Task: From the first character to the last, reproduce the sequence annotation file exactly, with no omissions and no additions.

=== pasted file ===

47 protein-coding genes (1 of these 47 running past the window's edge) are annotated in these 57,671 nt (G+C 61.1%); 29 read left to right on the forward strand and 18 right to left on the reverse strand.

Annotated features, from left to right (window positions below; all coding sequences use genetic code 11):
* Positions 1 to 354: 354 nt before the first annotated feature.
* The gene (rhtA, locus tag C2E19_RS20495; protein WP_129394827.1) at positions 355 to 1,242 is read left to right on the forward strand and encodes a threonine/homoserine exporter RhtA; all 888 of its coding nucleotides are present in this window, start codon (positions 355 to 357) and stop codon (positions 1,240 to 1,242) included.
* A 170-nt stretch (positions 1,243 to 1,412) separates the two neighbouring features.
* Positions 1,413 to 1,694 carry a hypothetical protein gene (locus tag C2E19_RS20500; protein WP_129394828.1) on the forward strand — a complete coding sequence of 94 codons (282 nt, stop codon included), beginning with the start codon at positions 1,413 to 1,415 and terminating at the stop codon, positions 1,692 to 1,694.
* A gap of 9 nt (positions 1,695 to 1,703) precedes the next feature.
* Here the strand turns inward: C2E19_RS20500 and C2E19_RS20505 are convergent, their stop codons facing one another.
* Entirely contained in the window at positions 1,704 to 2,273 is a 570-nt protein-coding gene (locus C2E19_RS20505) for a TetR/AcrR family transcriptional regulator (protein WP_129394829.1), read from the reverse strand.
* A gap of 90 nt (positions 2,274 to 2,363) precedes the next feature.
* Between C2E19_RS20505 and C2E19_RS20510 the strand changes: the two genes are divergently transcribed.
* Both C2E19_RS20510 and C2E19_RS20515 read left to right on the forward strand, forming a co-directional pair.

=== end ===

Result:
47 protein-coding genes (1 of these 47 running past the window's edge) are annotated in these 57,671 nt (G+C 61.1%); 29 read left to right on the forward strand and 18 right to left on the reverse strand.

Annotated features, from left to right (window positions below; all coding sequences use genetic code 11):
* Positions 1 to 354: 354 nt before the first annotated feature.
* The gene (rhtA, locus tag C2E19_RS20495; protein WP_129394827.1) at positions 355 to 1,242 is read left to right on the forward strand and encodes a threonine/homoserine exporter RhtA; all 888 of its coding nucleotides are present in this window, start codon (positions 355 to 357) and stop codon (positions 1,240 to 1,242) included.
* A 170-nt stretch (positions 1,243 to 1,412) separates the two neighbouring features.
* Positions 1,413 to 1,694 carry a hypothetical protein gene (locus tag C2E19_RS20500; protein WP_129394828.1) on the forward strand — a complete coding sequence of 94 codons (282 nt, stop codon included), beginning with the start codon at positions 1,413 to 1,415 and terminating at the stop codon, positions 1,692 to 1,694.
* A gap of 9 nt (positions 1,695 to 1,703) precedes the next feature.
* Here the strand turns inward: C2E19_RS20500 and C2E19_RS20505 are convergent, their stop codons facing one another.
* Entirely contained in the window at positions 1,704 to 2,273 is a 570-nt protein-coding gene (locus C2E19_RS20505) for a TetR/AcrR family transcriptional regulator (protein WP_129394829.1), read from the reverse strand.
* A gap of 90 nt (positions 2,274 to 2,363) precedes the next feature.
* Between C2E19_RS20505 and C2E19_RS20510 the strand changes: the two genes are divergently transcribed.
* Both C2E19_RS20510 and C2E19_RS20515 read left to right on the forward strand, forming a co-directional pair.